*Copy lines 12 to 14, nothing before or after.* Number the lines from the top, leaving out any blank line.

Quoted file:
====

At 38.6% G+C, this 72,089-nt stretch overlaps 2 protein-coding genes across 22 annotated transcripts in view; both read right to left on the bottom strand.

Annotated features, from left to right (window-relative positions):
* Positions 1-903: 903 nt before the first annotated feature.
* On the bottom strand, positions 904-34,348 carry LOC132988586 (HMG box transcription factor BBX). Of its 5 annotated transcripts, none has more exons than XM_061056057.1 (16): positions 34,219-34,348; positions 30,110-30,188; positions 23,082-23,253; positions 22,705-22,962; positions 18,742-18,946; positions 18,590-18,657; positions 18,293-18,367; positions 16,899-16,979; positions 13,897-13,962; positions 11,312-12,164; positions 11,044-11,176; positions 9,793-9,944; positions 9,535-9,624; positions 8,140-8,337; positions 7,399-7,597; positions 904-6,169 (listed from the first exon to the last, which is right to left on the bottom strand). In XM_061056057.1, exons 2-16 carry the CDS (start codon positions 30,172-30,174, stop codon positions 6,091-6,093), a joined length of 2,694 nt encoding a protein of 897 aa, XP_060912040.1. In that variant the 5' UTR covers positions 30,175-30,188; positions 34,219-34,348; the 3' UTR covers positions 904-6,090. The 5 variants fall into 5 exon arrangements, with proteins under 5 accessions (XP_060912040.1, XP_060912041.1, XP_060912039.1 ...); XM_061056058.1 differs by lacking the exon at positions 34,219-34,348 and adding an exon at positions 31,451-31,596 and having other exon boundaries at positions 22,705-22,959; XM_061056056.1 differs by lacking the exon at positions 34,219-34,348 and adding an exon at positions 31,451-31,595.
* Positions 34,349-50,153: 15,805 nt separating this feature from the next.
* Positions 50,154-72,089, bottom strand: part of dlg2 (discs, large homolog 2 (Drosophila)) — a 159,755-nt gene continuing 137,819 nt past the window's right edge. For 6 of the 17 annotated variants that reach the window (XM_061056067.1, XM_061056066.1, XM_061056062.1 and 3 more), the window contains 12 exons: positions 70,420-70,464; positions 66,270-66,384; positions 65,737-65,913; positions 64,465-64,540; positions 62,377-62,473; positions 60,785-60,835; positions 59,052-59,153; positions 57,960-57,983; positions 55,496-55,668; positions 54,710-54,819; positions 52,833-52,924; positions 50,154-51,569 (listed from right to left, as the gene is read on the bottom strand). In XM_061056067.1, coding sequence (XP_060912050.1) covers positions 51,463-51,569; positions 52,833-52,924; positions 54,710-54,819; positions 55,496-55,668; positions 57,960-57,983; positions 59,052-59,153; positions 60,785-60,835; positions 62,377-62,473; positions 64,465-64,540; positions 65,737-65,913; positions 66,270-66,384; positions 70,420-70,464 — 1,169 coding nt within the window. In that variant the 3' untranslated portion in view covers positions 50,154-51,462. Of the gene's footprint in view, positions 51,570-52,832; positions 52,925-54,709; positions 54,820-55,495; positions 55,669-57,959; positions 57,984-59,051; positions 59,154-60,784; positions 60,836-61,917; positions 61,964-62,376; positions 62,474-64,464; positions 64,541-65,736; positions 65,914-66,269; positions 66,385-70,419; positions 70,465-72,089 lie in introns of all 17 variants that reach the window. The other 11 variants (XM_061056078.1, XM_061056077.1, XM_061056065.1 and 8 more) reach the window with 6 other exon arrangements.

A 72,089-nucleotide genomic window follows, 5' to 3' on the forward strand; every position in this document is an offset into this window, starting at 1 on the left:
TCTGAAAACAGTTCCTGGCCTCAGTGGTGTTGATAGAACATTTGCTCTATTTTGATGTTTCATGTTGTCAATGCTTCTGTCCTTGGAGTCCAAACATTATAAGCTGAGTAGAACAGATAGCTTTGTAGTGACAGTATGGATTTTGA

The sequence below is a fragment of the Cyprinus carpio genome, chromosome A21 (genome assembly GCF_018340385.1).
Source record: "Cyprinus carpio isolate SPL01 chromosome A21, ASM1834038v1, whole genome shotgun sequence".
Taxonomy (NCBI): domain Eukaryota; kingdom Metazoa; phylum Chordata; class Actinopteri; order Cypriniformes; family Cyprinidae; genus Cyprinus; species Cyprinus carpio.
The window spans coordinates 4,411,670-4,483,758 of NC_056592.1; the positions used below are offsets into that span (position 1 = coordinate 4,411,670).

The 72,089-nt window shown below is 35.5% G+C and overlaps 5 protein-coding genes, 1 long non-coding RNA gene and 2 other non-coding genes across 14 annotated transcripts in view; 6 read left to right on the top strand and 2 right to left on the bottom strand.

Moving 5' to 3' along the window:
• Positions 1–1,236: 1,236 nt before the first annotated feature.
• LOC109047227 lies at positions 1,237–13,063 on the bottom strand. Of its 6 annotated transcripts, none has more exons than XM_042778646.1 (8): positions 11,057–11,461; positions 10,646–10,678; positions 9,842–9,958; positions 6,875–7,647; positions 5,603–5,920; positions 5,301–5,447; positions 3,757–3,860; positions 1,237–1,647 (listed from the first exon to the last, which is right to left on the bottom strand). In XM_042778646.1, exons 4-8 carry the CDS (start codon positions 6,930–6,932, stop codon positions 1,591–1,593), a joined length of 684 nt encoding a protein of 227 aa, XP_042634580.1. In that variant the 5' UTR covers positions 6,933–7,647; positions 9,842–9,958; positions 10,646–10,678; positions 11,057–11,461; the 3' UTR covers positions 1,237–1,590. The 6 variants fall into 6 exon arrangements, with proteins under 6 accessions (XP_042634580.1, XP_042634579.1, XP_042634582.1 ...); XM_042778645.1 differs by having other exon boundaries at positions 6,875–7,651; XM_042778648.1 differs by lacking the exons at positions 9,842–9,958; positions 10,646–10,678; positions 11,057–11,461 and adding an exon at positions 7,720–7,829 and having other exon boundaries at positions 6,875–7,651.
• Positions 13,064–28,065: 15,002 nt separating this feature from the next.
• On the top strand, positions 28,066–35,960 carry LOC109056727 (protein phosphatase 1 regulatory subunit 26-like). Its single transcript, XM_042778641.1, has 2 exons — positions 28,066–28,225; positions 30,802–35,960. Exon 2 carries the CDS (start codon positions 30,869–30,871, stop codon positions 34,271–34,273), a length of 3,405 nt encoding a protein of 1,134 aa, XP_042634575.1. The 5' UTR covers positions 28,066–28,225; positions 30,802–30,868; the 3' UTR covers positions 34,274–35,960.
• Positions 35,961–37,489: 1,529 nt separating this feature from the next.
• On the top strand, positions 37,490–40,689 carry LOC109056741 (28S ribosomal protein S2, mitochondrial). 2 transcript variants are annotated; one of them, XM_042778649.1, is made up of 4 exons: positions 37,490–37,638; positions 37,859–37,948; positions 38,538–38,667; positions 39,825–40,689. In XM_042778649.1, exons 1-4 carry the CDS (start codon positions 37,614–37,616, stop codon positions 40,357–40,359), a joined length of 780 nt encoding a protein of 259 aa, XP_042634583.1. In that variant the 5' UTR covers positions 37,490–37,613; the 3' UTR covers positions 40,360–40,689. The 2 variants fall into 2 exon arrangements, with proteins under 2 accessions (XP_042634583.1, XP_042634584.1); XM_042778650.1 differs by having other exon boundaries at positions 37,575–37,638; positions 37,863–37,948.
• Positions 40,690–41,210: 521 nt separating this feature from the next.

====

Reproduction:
The window spans coordinates 4,411,670-4,483,758 of NC_056592.1; the positions used below are offsets into that span (position 1 = coordinate 4,411,670).

The 72,089-nt window shown below is 35.5% G+C and overlaps 5 protein-coding genes, 1 long non-coding RNA gene and 2 other non-coding genes across 14 annotated transcripts in view; 6 read left to right on the top strand and 2 right to left on the bottom strand.

Moving 5' to 3' along the window: